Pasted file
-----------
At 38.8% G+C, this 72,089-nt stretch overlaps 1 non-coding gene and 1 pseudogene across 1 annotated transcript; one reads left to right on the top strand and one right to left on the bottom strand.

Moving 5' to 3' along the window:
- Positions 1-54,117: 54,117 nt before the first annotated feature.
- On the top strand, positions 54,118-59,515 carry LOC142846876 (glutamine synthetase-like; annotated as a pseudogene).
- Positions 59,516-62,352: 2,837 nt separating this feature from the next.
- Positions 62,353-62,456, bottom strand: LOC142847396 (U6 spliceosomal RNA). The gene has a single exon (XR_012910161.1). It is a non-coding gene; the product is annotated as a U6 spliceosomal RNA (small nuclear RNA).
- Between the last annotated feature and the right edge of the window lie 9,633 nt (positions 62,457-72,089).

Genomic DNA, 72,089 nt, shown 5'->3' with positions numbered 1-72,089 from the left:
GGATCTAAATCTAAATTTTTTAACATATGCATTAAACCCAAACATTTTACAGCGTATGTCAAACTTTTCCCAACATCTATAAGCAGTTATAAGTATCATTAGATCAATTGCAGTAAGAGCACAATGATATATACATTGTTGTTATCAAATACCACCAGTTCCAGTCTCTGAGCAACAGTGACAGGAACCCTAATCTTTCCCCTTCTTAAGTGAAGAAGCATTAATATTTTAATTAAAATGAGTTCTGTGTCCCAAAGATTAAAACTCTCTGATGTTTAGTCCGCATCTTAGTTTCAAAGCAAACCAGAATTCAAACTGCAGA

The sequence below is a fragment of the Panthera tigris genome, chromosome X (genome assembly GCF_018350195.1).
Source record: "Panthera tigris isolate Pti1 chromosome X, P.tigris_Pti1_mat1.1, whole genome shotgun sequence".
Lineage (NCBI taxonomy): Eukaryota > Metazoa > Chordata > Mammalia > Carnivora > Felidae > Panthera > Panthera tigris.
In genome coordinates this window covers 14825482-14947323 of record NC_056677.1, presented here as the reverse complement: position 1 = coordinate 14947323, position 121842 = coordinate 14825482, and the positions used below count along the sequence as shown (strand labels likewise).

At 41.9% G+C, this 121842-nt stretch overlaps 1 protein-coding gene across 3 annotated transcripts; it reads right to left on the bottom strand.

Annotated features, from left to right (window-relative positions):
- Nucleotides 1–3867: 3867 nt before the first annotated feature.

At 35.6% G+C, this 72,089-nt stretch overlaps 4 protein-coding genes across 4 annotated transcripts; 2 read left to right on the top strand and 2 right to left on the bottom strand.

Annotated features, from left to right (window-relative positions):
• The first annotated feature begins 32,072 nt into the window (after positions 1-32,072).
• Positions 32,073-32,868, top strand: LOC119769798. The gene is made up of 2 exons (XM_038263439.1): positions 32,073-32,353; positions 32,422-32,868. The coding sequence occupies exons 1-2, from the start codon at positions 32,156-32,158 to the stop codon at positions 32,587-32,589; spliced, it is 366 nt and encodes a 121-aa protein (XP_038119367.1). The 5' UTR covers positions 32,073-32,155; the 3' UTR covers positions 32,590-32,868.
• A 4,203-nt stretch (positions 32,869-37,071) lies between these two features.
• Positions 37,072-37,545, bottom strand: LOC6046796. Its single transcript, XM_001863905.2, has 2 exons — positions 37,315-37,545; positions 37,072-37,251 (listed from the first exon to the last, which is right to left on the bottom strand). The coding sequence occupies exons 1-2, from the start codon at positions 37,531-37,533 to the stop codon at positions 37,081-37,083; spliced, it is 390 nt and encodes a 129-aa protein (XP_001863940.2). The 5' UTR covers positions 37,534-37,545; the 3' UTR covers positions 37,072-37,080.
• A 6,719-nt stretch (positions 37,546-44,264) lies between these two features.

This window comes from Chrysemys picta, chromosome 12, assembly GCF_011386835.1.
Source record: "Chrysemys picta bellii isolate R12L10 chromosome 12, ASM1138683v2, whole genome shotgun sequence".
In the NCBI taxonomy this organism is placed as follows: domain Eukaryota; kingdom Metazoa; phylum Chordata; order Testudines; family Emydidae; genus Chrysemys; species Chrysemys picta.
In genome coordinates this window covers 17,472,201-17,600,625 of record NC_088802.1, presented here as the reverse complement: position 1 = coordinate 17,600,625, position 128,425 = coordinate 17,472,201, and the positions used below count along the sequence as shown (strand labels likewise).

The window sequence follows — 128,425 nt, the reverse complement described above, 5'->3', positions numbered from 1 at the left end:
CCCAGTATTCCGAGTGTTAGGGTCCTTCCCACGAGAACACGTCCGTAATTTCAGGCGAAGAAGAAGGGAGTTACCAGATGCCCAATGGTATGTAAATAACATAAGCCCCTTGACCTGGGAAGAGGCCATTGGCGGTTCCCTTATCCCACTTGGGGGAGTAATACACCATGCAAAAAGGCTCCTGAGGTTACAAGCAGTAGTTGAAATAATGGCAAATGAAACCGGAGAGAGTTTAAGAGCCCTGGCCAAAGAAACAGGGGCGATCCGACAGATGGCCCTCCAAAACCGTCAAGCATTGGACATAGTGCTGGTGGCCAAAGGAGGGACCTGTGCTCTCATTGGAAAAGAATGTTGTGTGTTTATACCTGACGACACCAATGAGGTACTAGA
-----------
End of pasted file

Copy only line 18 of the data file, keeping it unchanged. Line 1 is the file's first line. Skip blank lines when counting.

Annotated features, from left to right (window-relative positions):